When it came to getting what he wanted, George W. Bush just did it. With the obvious unwillingness of Republicans to agree to pass anything upon which he based his campaign, Obama could have just done it; that’s not a reference to Nike, either.

Barack Obama proved that he doesn’t want to abuse his presidential standing a long time ago. There can be no person who doesn’t know that, no matter what pundits are paid to say.

He’s even admitted to having made mistakes, a human flaw to which one would never see Cheney or Bush admit.

However, if he ever wants to be better than politics, he has to stop participating in political theater.

Many on the right complain about having to be politically correct. Barack Obama has spoken like most other presidents about bipartisanship. He’s used many of the same words and phrases. He’s certainly an expert in political correctness.

“Our objective in the world is peace. Our country has joined with others in the task of achieving peace. We know now that this is not an easy task, or a short one. But we are determined to see it through. Both of our great political parties are committed to working together--and I am sure they will continue to work together--to achieve this end. We are prepared to devote our energy and our resources to this task, because we know that our own security and the future of mankind are at stake.” - Harry S. Truman, 1950

“Our foreign policy must be clear, consistent, and confident. This means that it must be the product of genuine, continuous cooperation between the executive and the legislative branches of this Government. It must be developed and directed in the spirit of true bipartisanship.” - Dwight D. Eisenhower, 1953

“I am proud--and I think most Americans are proud--of a mutual defense and assistance program, evolved with bipartisan support in three administrations, which has, with all its recognized problems, contributed to the fact that not one of the nearly fifty U.N. members to gain independence since the Second World War has succumbed to Communist control.” - John F. Kennedy, 1963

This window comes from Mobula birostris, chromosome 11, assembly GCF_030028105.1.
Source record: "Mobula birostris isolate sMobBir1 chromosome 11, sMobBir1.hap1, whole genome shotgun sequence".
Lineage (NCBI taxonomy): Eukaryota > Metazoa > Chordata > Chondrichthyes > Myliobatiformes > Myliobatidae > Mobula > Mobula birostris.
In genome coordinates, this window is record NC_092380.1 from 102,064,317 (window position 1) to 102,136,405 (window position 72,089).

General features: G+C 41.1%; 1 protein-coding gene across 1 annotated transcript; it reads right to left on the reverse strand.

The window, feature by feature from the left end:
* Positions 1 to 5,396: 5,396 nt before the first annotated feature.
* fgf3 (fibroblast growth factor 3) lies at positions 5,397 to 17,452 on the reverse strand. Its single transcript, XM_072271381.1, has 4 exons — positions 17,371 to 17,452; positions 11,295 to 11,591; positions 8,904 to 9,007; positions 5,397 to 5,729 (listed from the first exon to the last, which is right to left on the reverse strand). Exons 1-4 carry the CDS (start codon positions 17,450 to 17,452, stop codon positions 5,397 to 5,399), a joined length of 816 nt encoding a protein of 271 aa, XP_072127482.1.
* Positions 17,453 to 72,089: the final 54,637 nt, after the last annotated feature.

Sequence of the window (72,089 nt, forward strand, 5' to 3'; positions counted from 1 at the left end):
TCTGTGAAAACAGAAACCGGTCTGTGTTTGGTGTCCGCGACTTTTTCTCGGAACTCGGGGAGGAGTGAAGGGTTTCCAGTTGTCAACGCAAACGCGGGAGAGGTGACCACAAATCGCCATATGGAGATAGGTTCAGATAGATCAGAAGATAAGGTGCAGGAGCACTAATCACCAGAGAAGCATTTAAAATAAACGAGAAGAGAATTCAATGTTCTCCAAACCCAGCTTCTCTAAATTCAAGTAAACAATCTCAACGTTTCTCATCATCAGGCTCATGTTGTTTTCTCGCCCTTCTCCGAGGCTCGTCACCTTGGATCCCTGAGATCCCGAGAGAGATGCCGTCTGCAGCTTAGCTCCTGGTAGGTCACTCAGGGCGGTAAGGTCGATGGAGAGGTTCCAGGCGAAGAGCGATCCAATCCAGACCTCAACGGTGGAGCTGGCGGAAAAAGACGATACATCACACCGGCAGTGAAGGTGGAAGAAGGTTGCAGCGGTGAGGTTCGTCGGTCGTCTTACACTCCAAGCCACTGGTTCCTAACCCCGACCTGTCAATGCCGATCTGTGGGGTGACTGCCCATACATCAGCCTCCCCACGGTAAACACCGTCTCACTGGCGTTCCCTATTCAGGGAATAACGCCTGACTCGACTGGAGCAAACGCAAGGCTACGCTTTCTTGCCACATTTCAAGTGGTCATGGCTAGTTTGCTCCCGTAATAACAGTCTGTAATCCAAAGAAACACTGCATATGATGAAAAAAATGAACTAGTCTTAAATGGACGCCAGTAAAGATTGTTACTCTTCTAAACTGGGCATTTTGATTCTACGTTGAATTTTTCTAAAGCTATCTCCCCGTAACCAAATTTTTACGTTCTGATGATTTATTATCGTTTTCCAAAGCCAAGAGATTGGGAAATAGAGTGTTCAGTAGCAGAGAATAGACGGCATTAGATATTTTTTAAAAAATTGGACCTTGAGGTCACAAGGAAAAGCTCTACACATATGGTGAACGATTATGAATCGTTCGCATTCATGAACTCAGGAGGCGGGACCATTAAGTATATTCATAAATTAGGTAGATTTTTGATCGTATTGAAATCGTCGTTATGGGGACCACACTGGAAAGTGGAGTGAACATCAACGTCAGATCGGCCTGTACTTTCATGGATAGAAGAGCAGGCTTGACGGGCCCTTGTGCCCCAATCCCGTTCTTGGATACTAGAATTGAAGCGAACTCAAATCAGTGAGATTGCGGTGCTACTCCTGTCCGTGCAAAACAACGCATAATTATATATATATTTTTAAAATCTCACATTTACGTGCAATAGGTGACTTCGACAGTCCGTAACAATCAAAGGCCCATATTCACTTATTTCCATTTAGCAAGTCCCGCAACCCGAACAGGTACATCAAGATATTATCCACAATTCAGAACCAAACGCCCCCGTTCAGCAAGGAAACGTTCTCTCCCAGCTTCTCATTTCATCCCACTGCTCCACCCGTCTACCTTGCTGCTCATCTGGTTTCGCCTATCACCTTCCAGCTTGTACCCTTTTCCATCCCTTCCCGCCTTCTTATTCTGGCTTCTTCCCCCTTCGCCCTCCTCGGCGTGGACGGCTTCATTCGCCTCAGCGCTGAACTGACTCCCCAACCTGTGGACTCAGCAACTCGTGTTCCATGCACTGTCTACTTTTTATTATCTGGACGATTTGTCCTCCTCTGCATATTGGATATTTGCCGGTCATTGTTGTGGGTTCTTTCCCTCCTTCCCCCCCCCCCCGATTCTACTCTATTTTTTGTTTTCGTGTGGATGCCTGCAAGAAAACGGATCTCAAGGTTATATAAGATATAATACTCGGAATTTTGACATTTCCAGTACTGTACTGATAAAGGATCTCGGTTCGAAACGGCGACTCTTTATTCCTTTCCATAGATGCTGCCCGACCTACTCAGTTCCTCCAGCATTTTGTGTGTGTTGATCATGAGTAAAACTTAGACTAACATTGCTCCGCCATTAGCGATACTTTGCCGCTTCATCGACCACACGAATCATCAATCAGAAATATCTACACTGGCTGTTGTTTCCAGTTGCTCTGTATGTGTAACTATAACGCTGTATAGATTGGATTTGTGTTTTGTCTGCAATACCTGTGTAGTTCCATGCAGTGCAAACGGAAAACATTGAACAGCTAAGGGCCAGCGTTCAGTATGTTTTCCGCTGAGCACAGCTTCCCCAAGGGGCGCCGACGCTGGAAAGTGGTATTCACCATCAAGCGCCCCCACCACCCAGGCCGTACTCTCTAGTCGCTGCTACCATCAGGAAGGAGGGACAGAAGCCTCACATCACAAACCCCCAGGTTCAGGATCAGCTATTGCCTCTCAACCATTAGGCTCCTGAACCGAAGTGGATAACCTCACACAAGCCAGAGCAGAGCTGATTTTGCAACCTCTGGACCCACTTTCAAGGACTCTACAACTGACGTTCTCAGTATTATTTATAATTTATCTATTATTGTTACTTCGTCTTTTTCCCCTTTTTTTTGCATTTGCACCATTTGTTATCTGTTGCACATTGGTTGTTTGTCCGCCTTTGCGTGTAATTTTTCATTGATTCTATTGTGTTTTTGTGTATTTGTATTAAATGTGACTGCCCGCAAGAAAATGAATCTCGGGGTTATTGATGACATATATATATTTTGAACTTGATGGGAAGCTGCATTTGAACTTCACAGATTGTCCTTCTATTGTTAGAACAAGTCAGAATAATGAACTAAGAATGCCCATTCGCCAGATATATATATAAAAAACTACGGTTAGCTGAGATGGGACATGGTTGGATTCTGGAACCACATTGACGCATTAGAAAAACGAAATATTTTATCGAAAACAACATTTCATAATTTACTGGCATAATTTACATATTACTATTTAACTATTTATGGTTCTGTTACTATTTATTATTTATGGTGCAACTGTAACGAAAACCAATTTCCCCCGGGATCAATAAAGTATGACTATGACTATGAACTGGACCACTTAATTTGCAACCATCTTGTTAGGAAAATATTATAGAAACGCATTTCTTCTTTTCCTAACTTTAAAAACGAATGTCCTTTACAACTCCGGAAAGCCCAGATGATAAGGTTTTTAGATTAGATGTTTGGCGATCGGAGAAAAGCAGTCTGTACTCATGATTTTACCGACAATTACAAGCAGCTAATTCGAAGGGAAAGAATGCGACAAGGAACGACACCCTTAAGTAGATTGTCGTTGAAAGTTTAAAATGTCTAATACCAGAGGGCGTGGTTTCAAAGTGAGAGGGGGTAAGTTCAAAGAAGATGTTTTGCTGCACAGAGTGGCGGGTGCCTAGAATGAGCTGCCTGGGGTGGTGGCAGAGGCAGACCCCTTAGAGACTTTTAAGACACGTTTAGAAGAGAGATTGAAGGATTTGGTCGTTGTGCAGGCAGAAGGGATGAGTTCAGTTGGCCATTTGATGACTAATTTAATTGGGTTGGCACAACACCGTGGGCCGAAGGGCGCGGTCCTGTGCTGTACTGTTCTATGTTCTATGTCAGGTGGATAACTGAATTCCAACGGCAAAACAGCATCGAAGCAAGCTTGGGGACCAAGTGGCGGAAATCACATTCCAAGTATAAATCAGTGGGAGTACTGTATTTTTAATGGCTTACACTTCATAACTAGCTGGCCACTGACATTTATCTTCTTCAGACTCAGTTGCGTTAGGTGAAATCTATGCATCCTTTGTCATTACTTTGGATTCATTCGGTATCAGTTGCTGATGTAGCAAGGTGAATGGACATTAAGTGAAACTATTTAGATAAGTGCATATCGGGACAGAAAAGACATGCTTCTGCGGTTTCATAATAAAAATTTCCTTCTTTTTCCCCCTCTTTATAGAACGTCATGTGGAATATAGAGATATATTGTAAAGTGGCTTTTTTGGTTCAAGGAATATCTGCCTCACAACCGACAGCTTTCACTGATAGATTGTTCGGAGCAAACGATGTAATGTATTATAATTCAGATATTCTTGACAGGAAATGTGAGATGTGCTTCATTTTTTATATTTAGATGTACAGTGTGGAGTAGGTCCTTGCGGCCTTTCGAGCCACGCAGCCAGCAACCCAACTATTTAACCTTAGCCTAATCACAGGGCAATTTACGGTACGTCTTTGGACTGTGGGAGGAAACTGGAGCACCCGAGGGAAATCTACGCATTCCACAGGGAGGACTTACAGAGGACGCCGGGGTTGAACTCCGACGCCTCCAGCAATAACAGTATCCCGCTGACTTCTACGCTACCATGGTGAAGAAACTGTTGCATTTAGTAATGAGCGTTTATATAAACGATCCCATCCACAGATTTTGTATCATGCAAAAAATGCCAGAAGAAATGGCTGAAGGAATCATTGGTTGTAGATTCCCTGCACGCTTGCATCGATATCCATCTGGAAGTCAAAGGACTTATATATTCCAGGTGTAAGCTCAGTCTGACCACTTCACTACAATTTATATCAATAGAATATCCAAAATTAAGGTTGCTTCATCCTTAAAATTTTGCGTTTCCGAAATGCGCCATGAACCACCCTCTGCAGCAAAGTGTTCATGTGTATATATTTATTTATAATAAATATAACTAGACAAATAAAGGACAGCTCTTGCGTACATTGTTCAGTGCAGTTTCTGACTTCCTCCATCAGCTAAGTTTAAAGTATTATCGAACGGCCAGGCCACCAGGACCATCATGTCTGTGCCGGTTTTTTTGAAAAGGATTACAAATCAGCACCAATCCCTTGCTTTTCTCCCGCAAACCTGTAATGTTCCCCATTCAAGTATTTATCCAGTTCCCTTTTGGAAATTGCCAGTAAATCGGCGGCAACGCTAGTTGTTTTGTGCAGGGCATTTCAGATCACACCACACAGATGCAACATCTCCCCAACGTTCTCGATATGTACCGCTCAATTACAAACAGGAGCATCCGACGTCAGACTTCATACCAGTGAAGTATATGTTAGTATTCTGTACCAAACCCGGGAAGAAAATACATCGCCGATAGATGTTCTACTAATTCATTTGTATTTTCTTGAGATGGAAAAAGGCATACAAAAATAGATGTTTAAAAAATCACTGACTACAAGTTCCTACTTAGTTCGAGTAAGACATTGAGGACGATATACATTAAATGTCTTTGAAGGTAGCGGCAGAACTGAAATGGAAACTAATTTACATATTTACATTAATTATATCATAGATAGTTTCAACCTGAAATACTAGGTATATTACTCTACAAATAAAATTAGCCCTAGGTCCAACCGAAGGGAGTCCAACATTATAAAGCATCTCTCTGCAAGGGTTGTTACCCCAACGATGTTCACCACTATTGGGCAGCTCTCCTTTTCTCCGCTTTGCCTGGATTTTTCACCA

“If we fail, if we fritter and fumble away our opportunity in needless, senseless quarrels between Democrats and Republicans, or between the House and the Senate, or between the South and North, or between the Congress and the administration, then history will rightfully judge us harshly. But if we succeed, if we can achieve these goals by forging in this country a greater sense of union, then, and only then, can we take full satisfaction in the State of the Union.” - Lyndon B. Johnson, 1964

“I would be the last to suggest that the road to peace is not difficult and dangerous, but I believe our new policies have contributed to the prospect that America may have the best chance since World War II to enjoy a generation of uninterrupted peace. And that chance will be enormously increased if we continue to have a relationship between Congress and the Executive in which, despite differences in detail, where the security of America and the peace of mankind are concerned, we act not as Republicans, not as Democrats, but as Americans.” - Richard M. Nixon, 1970

“Some people question their Government's ability to make hard decisions and stick with them; they expect Washington politics as usual.” - Gerald R. Ford, 1975